“When we came here, I don’t really know if there was much of anything (in recreational facilities) at all. She helped create and was a big supporter of the recreation department at the city.

She helped create the original parks and recreational advisory board for the city.

Before she served as DHS tennis coach, she had privately taught hundreds of Durangoans to play tennis giving private lessons.



Mary Ruth Bowman serving as a public health nurse in North Carolina during World War II.

Courtesy of Frank Bowman

Longtime Durango health educator dies at 93

Mary Ruth Bowman serving as a public health nurse in North Carolina during World War II.

Courtesy of Frank Bowman

“She was always pressing the city to invest in the future particularly for anything that involved athletics and recreation,” Frank Bowman said. “For a lot of years, she was really at the center of efforts to make Durango a place where the public at large would have great recreational facilities year-round because she always believed it was essential to health and she also believed that it was the kind of thing that brought communities together in ways that few other things could do.”

Frank Bowman mentioned her long involvement in the League of Women Voters and her efforts to involve woman in politics was another important part of his mother’s life.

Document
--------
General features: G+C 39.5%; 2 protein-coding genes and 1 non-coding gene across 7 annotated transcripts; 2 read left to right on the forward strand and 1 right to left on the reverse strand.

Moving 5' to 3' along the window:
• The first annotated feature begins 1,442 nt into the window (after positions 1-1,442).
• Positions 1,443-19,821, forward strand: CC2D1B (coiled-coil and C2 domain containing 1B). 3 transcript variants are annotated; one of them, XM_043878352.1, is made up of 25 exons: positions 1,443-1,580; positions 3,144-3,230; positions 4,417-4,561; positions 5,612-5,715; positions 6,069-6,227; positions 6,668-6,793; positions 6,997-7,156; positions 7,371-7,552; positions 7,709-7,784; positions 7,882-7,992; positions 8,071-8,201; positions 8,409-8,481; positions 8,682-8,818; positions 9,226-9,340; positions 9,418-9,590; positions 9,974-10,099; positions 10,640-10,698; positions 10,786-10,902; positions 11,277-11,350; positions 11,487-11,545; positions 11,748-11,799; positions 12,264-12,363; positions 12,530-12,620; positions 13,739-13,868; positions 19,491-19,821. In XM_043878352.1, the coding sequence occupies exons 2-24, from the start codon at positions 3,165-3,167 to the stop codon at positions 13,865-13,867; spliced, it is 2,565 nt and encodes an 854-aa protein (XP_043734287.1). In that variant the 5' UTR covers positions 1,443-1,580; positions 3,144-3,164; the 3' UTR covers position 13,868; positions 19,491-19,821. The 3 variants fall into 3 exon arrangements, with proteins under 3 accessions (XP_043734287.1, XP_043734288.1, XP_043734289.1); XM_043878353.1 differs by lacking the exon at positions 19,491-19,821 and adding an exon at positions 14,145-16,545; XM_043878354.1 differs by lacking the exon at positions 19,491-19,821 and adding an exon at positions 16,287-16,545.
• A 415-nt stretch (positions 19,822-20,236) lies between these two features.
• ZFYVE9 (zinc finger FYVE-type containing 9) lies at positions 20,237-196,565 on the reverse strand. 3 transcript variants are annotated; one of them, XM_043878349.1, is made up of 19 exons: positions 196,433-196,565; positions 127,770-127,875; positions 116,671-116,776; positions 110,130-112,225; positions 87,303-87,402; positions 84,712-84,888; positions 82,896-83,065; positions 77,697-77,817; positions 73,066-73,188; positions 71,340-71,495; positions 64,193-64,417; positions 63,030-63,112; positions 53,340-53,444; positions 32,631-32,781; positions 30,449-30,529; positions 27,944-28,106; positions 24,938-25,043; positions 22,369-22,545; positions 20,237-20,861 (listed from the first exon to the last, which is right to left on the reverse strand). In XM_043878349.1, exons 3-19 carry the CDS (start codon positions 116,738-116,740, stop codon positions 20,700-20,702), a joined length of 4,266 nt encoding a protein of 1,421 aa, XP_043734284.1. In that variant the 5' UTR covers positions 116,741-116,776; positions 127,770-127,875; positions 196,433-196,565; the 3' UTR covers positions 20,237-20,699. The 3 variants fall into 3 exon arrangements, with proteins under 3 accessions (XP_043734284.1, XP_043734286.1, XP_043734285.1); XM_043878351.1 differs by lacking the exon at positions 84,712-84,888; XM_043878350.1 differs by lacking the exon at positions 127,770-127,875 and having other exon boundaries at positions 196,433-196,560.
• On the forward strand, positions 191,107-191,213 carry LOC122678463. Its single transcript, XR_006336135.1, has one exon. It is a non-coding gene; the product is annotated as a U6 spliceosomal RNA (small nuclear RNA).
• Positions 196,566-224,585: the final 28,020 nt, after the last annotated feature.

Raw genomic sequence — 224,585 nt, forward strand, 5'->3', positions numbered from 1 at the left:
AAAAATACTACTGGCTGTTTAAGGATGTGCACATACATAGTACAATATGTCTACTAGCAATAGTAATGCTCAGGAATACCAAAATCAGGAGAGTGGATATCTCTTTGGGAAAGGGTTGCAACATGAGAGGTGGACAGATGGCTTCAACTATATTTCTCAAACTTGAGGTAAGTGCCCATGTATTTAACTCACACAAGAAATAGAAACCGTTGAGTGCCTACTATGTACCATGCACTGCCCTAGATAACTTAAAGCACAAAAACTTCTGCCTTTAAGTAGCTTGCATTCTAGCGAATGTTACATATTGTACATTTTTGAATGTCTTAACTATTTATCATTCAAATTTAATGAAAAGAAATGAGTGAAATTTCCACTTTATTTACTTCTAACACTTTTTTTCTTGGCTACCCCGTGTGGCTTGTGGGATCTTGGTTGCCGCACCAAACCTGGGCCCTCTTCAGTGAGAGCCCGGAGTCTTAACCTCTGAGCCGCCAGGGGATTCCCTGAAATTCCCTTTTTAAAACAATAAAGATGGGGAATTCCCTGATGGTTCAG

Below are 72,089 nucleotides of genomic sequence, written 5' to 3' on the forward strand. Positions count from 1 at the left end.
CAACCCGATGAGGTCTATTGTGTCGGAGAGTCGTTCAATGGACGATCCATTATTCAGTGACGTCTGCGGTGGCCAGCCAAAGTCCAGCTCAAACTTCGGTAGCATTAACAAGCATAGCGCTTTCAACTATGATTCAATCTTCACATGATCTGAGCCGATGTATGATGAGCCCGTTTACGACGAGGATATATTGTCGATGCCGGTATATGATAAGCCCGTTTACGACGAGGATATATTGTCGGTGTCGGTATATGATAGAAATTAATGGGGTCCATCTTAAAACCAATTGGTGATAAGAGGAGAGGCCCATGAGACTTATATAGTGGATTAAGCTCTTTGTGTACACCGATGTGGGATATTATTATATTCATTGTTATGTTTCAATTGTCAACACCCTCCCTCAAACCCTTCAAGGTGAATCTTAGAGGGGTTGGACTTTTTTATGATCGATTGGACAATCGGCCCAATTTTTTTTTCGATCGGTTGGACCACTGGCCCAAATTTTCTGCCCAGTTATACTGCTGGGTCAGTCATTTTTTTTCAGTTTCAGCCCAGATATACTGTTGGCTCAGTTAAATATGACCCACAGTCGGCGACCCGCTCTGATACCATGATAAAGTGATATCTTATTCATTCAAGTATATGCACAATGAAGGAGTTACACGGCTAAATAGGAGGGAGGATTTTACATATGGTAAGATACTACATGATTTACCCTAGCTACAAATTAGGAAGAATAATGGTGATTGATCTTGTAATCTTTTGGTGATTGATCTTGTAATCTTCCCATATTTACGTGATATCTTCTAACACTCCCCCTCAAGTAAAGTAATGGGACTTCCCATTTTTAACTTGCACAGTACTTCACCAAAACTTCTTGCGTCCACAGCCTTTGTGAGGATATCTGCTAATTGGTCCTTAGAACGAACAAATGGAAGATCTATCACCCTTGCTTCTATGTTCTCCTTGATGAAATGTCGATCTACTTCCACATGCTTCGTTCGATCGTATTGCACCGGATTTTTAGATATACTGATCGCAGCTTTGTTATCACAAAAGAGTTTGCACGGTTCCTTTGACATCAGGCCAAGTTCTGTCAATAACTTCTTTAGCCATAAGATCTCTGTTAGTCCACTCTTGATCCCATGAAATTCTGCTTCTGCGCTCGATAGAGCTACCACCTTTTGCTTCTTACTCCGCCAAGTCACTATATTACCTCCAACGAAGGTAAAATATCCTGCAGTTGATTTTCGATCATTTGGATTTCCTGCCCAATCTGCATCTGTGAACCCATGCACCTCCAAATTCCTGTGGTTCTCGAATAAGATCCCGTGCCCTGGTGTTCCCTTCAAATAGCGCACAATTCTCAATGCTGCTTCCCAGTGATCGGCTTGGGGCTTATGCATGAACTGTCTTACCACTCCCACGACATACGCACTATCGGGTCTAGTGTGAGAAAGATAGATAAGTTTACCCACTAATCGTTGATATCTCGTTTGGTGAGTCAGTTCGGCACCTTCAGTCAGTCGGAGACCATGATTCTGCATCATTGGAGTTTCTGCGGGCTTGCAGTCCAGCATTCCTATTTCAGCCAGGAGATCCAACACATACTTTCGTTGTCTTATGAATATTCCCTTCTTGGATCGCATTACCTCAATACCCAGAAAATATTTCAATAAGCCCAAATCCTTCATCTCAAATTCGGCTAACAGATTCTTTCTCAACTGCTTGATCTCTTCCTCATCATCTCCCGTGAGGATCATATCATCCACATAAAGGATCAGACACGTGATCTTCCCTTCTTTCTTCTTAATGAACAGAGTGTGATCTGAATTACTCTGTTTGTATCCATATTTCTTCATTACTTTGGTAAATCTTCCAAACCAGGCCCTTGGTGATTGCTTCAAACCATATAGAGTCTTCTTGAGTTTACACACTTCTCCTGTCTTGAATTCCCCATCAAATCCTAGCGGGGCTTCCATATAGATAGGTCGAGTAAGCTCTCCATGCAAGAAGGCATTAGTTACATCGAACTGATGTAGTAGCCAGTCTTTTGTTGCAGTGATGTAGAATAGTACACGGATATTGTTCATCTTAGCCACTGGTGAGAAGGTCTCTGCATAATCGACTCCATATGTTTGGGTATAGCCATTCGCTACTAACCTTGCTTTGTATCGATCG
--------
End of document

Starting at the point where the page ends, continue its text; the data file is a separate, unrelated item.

“She was – if not the first, certainly one of the first, but I think she was the first, women probably ever to run for office. She lost both times she ran. She was a path break there. And again, we’re talking about – we got here in the late 50s and the early 60s – and women were just not thought of as people who had an equal role in public life or certainly coaching or heaven knows how many other things that mom ultimately did. You know she just brushed all that stuff aside. She just did it.”

Many Durangoans will remember Bowman for the annual haunted house she and her husband would create in the first floor, and sometimes the second level as well, of their two-level house on Butte Circle.

“The neighborhood kids would come in, and everybody would have a role. They’d be lurking in the dark to jump out at you and yell ‘boo’ and all that kind of stuff,” Frank Bowman said.



Mary Ruth Bowman in 2016 with one of her many hats.

Courtesy of Frank Bowman

Longtime Durango health educator dies at 93

Mary Ruth Bowman in 2016 with one of her many hats.

Courtesy of Frank Bowman

Bowman was also known for wearing a variety of hats – from ludicrous to stylish – around town. Bowman estimates his mother’s closet contains some 250 different hats.

Initially, her passion for hats started as an effort to get a message through to students at 9-R about the dangers of alcohol – from drinking and driving to alcoholism. For her presentations she would wear a hat knitted together from cut up beer cans.

“When she went in to give talks to students about alcoholism, or drinking or drinking and driving or what not, she’d wear these silly knitted together beer can hats. And really for the rest of her life, probably the next 30, 40 years her signature was her hats … People would come back, friends of hers for years, and also her family, they would go to foreign countries and they would pick up weird hats in foreign countries and deliver them back to mom.”

parmijo@durangoherald.com